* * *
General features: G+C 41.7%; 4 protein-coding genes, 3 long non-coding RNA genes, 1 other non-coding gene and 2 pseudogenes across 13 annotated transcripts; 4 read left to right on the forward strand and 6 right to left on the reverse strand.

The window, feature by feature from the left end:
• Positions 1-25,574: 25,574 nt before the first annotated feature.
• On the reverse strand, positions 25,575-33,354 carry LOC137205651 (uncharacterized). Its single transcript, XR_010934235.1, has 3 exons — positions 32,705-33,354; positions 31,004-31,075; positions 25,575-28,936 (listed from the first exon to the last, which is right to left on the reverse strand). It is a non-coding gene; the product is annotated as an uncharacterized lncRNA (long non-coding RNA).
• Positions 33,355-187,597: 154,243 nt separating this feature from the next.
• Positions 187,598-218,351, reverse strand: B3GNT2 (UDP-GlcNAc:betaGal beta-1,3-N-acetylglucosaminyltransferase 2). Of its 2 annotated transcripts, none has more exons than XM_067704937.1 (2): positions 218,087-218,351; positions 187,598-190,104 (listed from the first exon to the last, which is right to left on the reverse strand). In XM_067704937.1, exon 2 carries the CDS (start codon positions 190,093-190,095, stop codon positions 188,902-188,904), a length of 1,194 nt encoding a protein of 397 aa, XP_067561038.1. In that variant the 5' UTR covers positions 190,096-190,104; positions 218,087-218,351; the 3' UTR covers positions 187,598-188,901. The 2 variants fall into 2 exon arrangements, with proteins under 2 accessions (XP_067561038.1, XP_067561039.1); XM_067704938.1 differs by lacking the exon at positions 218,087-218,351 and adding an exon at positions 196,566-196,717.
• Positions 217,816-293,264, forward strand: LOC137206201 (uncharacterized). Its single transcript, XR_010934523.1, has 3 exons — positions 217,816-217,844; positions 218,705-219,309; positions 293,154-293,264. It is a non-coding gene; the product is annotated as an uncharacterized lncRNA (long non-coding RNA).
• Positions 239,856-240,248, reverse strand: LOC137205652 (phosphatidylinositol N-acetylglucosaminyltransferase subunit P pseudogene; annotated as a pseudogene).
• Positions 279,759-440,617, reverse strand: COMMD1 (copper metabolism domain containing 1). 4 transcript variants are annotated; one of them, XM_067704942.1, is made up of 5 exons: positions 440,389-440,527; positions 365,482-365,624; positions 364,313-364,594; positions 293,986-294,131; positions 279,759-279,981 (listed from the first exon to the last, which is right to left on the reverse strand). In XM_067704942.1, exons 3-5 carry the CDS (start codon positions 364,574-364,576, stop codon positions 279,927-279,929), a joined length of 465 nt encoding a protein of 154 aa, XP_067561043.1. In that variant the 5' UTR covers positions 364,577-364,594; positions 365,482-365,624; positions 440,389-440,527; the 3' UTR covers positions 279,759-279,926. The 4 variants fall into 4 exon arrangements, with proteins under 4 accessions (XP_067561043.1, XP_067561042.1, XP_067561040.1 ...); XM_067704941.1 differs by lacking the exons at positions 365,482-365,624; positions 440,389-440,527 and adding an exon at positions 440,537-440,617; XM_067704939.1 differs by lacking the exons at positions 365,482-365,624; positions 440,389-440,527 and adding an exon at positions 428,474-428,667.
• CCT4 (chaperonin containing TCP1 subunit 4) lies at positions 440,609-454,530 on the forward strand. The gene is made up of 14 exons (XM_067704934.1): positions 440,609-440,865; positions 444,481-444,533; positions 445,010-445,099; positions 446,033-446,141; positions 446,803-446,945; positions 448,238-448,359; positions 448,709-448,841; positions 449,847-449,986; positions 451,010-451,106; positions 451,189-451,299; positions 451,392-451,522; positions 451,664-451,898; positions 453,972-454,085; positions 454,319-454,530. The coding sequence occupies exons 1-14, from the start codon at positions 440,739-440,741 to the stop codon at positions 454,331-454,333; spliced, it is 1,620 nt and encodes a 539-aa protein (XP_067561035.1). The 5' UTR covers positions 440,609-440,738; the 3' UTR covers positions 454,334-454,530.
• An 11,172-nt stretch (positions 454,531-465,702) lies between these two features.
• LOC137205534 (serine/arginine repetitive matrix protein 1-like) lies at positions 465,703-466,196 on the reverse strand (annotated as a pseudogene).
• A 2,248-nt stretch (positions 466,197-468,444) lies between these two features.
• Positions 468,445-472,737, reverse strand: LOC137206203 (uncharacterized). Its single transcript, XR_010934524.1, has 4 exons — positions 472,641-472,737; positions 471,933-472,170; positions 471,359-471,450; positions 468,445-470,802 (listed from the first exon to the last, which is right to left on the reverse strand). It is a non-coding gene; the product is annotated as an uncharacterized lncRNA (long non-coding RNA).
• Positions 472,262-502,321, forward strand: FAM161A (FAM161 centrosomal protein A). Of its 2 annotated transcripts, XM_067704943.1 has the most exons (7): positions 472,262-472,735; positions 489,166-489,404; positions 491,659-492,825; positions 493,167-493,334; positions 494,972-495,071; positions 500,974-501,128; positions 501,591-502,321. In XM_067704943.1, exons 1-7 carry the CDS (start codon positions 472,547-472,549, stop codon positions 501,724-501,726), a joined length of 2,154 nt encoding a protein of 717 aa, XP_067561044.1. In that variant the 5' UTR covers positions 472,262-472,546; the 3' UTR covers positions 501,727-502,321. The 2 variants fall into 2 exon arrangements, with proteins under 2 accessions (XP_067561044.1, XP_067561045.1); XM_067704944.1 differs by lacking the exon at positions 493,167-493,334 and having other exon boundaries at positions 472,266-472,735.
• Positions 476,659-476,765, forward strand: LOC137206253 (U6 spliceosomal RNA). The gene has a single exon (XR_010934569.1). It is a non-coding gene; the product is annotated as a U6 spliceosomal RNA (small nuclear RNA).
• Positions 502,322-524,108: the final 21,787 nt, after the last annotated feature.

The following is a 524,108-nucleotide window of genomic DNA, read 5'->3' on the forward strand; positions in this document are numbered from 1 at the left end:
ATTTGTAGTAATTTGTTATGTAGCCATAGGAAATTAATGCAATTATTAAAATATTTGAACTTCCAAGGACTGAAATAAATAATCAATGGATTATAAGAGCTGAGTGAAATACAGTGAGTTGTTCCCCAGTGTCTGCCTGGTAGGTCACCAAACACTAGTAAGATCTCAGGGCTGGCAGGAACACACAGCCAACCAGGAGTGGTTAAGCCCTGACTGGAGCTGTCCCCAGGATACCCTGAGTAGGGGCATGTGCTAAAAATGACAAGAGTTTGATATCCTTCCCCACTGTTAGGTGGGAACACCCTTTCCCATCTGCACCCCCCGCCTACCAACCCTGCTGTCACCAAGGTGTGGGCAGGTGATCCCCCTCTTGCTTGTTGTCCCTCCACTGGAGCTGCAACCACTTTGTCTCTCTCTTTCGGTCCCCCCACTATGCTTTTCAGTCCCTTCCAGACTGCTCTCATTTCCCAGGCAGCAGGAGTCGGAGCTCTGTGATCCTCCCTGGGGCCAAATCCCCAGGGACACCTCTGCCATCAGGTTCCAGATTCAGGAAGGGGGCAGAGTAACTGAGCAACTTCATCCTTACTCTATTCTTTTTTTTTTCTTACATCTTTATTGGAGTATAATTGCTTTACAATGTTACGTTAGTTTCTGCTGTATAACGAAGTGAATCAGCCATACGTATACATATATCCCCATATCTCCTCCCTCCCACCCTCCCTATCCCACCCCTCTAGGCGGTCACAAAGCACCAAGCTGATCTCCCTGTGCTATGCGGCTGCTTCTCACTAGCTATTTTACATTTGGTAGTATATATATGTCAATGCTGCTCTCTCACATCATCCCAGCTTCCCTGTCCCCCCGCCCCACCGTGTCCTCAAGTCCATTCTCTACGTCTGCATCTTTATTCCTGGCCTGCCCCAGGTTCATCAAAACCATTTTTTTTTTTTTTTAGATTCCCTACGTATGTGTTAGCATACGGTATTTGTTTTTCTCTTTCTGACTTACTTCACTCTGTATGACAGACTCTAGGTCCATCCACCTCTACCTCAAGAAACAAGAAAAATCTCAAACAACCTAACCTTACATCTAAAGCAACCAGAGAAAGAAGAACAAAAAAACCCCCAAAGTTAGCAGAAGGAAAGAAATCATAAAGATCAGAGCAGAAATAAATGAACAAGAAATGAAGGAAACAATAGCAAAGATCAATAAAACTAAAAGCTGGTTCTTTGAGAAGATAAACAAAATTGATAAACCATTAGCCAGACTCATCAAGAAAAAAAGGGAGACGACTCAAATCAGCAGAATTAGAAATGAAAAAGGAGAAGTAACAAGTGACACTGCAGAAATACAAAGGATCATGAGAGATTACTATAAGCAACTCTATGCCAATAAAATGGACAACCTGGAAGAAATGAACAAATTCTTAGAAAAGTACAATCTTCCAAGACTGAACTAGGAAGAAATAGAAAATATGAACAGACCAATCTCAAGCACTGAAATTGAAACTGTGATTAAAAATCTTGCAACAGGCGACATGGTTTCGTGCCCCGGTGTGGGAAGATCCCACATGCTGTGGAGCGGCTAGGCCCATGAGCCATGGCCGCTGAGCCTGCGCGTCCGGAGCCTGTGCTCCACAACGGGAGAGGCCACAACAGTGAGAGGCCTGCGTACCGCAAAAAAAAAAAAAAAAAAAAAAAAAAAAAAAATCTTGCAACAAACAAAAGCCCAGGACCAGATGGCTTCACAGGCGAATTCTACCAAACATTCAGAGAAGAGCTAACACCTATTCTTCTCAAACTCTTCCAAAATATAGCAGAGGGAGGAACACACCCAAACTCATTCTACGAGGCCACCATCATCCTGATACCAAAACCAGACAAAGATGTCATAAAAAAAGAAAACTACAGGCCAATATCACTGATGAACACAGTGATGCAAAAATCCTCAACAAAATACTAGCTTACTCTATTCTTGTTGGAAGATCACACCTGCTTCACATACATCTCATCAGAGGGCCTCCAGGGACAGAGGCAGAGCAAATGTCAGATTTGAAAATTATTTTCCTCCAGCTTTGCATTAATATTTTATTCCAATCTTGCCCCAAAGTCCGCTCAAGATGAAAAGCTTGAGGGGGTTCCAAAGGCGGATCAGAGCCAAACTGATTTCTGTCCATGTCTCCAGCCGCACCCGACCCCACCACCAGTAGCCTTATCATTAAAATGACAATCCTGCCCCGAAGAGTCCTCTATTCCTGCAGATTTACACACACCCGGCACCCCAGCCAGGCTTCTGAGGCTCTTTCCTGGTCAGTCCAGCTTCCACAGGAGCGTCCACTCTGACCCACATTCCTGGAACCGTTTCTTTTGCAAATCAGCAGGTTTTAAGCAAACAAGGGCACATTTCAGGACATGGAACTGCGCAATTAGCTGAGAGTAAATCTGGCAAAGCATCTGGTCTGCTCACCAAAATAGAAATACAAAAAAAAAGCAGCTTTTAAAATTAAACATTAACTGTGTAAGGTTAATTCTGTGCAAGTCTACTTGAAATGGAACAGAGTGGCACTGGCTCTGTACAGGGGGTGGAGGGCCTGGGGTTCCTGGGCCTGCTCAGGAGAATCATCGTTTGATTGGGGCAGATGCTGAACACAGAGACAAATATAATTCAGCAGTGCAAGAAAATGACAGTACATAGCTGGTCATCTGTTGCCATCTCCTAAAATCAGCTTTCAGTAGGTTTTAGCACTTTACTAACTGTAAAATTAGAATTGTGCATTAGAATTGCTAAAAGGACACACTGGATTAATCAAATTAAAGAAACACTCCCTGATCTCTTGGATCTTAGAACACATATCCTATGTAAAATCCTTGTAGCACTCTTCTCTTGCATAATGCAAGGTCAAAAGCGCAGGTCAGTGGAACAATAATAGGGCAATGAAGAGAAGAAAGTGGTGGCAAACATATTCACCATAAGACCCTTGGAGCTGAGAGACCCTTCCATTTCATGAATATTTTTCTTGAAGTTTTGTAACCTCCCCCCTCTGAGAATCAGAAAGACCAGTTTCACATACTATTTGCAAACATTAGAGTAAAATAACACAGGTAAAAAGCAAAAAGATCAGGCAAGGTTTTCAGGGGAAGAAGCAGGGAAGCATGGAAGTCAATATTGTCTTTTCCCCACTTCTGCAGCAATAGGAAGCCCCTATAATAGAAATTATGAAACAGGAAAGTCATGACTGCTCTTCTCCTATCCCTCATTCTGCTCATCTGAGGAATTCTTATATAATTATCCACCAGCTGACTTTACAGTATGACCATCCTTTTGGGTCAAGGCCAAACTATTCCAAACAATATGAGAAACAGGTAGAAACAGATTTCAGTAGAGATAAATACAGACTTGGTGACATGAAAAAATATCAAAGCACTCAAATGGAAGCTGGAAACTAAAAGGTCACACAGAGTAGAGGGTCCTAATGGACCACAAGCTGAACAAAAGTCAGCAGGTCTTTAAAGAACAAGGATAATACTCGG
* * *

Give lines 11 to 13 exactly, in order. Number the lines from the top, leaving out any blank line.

• An 11,172-nt stretch (positions 454,531-465,702) lies between these two features.
• LOC137205534 (serine/arginine repetitive matrix protein 1-like) lies at positions 465,703-466,196 on the reverse strand (annotated as a pseudogene).
• A 2,248-nt stretch (positions 466,197-468,444) lies between these two features.